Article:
Normally I am saddened when someone for whom I care passes away. As I mark time, I’m noticing exponential growth of my sad list. My brother, aunts, uncles, grandparents, and even friends have made their way to my list. But this weekend I began a new list. I’ll call it my “wow, what a life” list.
My uncle George spent 90 years joyfully searching for people to whom he could delegate a task. He found me along the way as well as hundreds more. George had a mysterious gift for telling folks what they were going to do. And, as far as I know, everybody did it. That’s pretty cool, but not the best part. Speaking at his memorial, his son-in-law mentioned how George was known for asking others to take on responsibility for this or that. Probably every one of the several hundred people present could raise their hand if asked if George had ever asked for a favor. But the next question his son-in-law asked was the best thing I’ve heard in a long time. He paused, then asked, “When George asked for your help, did he ever ask you to do something for him personally?” That was a “wow” moment. Of course, the answer was no. He never asked for himself.
George’s mission was to make the world aware that Childersburg is the best place in the universe. The superior status of his hometown was not up for debate. You learned this the way he did – by working for it. He did all the things great citizen leaders do – he saw a need and met it. Whether it was launching a chamber of commerce, rebuilding and refurbishing historical sites, or establishing commissions and societies to promote the town’s interests, George made it happen. But, he’d be the first to tell you that he did not do it alone. He was 90 years old when he died. Most likely Uncle George wasn’t up on the 21st Century skills we are so busy promoting these days in education. We fill our computer screens with words like collaboration, cooperation, sharing, teamwork, flexibility, innovation, and problem-solving. We focus on these so-called 21st Century skills because we think they are the keys to our future. Aren’t we silly? Those actions have been around a very long time. Examples are all around us if we are willing to open our eyes.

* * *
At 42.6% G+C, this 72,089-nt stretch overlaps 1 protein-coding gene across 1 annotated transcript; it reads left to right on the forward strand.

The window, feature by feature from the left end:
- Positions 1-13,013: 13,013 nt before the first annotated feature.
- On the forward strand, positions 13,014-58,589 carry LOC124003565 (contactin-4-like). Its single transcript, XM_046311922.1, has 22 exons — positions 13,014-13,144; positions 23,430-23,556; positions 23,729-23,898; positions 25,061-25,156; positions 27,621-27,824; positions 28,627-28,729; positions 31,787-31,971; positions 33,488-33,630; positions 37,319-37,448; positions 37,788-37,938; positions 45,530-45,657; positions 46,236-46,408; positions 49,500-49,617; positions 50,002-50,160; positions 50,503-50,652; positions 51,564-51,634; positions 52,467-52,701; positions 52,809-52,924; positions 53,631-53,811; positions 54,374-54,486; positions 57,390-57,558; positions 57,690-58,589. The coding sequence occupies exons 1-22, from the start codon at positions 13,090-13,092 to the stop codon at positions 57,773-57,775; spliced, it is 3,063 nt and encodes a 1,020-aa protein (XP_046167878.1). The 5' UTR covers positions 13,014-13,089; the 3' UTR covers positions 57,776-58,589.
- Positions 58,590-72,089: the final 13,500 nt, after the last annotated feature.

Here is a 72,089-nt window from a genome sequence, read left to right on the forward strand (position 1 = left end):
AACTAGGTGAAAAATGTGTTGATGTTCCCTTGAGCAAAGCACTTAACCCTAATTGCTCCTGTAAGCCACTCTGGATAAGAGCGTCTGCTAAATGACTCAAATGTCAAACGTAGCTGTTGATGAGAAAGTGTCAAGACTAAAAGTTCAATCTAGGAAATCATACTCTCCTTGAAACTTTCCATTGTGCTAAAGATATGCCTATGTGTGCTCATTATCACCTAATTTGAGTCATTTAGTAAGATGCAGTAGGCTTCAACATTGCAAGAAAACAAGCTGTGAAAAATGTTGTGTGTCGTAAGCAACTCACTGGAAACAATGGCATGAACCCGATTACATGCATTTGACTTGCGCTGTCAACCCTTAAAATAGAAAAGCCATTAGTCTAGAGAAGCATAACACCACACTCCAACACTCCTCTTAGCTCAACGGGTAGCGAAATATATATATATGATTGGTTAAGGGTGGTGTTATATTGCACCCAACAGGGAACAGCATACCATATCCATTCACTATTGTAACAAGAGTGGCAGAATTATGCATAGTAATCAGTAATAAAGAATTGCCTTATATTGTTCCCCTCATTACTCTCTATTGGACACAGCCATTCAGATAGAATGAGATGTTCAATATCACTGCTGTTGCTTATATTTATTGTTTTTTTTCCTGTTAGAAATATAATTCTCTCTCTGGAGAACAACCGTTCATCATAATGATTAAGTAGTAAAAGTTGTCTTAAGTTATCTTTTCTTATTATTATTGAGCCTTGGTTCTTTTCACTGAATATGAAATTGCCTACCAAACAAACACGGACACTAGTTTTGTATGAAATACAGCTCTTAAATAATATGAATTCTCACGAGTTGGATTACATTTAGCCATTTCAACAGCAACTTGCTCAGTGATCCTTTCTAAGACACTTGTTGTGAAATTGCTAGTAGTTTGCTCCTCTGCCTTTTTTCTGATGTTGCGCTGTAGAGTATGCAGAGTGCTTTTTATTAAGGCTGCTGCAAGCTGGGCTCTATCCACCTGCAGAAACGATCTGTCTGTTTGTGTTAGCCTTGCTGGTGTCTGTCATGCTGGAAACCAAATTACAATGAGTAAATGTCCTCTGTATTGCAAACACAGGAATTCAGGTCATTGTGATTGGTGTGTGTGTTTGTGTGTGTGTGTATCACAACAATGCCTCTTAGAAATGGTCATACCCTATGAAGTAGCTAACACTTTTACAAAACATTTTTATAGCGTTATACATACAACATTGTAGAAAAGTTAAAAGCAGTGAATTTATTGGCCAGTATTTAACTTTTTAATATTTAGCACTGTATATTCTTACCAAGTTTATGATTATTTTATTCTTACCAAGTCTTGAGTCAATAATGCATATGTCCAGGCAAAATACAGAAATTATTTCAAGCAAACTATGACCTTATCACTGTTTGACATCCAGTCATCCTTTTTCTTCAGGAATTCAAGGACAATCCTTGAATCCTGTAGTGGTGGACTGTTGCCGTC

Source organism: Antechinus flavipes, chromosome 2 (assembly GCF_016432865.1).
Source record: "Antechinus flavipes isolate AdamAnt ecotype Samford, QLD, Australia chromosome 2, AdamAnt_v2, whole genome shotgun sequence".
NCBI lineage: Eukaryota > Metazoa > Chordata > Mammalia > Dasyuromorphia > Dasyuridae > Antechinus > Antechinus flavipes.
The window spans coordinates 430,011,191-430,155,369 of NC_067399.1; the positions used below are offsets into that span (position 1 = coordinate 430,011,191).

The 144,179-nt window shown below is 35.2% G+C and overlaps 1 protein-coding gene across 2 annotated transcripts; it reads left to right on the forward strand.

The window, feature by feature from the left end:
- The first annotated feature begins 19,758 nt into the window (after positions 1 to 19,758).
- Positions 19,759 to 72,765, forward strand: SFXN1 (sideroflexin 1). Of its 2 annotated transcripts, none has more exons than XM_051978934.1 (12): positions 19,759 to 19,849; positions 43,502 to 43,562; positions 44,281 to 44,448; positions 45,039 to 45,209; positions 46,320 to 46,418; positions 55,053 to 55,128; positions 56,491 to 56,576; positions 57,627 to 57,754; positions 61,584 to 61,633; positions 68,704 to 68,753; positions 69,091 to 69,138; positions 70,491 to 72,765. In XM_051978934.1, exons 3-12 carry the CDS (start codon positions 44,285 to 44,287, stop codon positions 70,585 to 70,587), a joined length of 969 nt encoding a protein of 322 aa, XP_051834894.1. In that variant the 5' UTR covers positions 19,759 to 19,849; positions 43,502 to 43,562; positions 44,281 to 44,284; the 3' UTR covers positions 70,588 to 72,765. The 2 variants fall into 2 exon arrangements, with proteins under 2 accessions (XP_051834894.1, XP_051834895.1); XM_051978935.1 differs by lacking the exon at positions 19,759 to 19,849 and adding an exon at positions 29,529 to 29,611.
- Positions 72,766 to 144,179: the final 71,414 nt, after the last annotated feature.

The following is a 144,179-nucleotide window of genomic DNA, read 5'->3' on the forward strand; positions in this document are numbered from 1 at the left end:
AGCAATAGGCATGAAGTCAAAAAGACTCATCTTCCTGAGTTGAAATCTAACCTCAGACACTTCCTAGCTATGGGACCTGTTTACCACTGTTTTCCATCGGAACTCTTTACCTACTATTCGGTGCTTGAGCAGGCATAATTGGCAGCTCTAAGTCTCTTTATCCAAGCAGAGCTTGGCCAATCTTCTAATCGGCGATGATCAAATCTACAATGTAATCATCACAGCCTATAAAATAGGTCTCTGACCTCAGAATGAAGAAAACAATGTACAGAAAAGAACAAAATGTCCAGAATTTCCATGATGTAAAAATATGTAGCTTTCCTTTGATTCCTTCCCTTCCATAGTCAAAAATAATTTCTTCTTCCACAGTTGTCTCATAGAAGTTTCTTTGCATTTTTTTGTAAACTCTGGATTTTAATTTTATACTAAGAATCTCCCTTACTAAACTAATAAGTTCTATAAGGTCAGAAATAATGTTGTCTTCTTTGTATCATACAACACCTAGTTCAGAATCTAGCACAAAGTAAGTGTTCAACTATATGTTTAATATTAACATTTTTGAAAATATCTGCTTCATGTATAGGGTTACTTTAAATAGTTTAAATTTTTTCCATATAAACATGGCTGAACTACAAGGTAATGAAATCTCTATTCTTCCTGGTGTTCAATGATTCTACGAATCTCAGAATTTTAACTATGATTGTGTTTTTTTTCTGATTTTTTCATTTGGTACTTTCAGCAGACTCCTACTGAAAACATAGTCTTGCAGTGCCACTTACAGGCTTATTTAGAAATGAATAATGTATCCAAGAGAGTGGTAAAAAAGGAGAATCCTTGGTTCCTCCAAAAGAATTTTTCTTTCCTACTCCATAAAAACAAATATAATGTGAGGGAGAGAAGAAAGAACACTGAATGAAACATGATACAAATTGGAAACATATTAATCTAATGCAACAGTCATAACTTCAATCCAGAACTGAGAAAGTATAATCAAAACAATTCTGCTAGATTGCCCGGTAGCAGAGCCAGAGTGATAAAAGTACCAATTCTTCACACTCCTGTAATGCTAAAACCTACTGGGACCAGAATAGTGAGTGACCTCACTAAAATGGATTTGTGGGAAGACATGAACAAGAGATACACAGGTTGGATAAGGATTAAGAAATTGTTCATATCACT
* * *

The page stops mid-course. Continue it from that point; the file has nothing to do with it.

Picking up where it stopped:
Some day I want to be on someone’s “wow, what a life” list. I have to be willing to be like George. In the end no one minds your passion, eagerness, and urgency in working to make the world better. When you make the sacrifices, keep the long hours, and do yeoman’s labor day in and day out, you’ll be remembered by countless smiling faces. Hopefully, I will have asked each one of them to do something to make our world better.